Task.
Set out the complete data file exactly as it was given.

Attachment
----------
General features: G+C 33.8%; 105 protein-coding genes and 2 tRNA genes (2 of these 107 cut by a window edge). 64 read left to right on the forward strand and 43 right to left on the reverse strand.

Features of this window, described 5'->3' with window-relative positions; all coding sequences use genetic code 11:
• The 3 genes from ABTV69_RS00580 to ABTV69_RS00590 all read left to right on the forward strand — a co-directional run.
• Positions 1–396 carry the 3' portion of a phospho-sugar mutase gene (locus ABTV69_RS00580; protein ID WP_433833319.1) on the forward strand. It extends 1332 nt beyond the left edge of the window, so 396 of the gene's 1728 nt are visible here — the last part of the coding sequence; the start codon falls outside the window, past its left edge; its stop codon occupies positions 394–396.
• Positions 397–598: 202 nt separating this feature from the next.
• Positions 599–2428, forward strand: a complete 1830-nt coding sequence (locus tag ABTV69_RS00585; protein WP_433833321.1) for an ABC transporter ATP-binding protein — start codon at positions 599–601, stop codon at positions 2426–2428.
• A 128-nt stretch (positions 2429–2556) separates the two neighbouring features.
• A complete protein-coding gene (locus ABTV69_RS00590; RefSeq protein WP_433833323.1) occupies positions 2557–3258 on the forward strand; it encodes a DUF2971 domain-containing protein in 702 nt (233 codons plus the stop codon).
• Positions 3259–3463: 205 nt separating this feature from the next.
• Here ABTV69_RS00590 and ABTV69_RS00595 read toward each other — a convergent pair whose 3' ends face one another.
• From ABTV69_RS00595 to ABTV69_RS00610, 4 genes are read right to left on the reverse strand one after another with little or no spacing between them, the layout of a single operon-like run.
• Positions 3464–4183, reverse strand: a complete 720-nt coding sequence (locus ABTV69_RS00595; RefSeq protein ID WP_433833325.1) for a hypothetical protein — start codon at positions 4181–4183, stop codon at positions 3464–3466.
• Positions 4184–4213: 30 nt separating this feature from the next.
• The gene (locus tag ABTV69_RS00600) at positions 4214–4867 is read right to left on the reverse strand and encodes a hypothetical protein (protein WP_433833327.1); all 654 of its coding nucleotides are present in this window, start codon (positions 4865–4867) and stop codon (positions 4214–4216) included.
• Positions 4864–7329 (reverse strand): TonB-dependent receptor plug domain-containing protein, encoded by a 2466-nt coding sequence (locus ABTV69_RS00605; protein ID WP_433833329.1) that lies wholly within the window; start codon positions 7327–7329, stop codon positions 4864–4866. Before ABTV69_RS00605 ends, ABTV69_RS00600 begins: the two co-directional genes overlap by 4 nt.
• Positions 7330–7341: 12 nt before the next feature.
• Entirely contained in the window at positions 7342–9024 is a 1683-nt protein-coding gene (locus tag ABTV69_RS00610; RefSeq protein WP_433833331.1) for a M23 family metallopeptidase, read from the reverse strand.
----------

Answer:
General features: G+C 33.8%; 105 protein-coding genes and 2 tRNA genes (2 of these 107 cut by a window edge). 64 read left to right on the forward strand and 43 right to left on the reverse strand.

Features of this window, described 5'->3' with window-relative positions; all coding sequences use genetic code 11:
• The 3 genes from ABTV69_RS00580 to ABTV69_RS00590 all read left to right on the forward strand — a co-directional run.
• Positions 1–396 carry the 3' portion of a phospho-sugar mutase gene (locus ABTV69_RS00580; protein ID WP_433833319.1) on the forward strand. It extends 1332 nt beyond the left edge of the window, so 396 of the gene's 1728 nt are visible here — the last part of the coding sequence; the start codon falls outside the window, past its left edge; its stop codon occupies positions 394–396.
• Positions 397–598: 202 nt separating this feature from the next.
• Positions 599–2428, forward strand: a complete 1830-nt coding sequence (locus tag ABTV69_RS00585; protein WP_433833321.1) for an ABC transporter ATP-binding protein — start codon at positions 599–601, stop codon at positions 2426–2428.
• A 128-nt stretch (positions 2429–2556) separates the two neighbouring features.
• A complete protein-coding gene (locus ABTV69_RS00590; RefSeq protein WP_433833323.1) occupies positions 2557–3258 on the forward strand; it encodes a DUF2971 domain-containing protein in 702 nt (233 codons plus the stop codon).
• Positions 3259–3463: 205 nt separating this feature from the next.
• Here ABTV69_RS00590 and ABTV69_RS00595 read toward each other — a convergent pair whose 3' ends face one another.
• From ABTV69_RS00595 to ABTV69_RS00610, 4 genes are read right to left on the reverse strand one after another with little or no spacing between them, the layout of a single operon-like run.
• Positions 3464–4183, reverse strand: a complete 720-nt coding sequence (locus ABTV69_RS00595; RefSeq protein ID WP_433833325.1) for a hypothetical protein — start codon at positions 4181–4183, stop codon at positions 3464–3466.
• Positions 4184–4213: 30 nt separating this feature from the next.
• The gene (locus tag ABTV69_RS00600) at positions 4214–4867 is read right to left on the reverse strand and encodes a hypothetical protein (protein WP_433833327.1); all 654 of its coding nucleotides are present in this window, start codon (positions 4865–4867) and stop codon (positions 4214–4216) included.
• Positions 4864–7329 (reverse strand): TonB-dependent receptor plug domain-containing protein, encoded by a 2466-nt coding sequence (locus ABTV69_RS00605; protein ID WP_433833329.1) that lies wholly within the window; start codon positions 7327–7329, stop codon positions 4864–4866. Before ABTV69_RS00605 ends, ABTV69_RS00600 begins: the two co-directional genes overlap by 4 nt.
• Positions 7330–7341: 12 nt before the next feature.
• Entirely contained in the window at positions 7342–9024 is a 1683-nt protein-coding gene (locus tag ABTV69_RS00610; RefSeq protein WP_433833331.1) for a M23 family metallopeptidase, read from the reverse strand.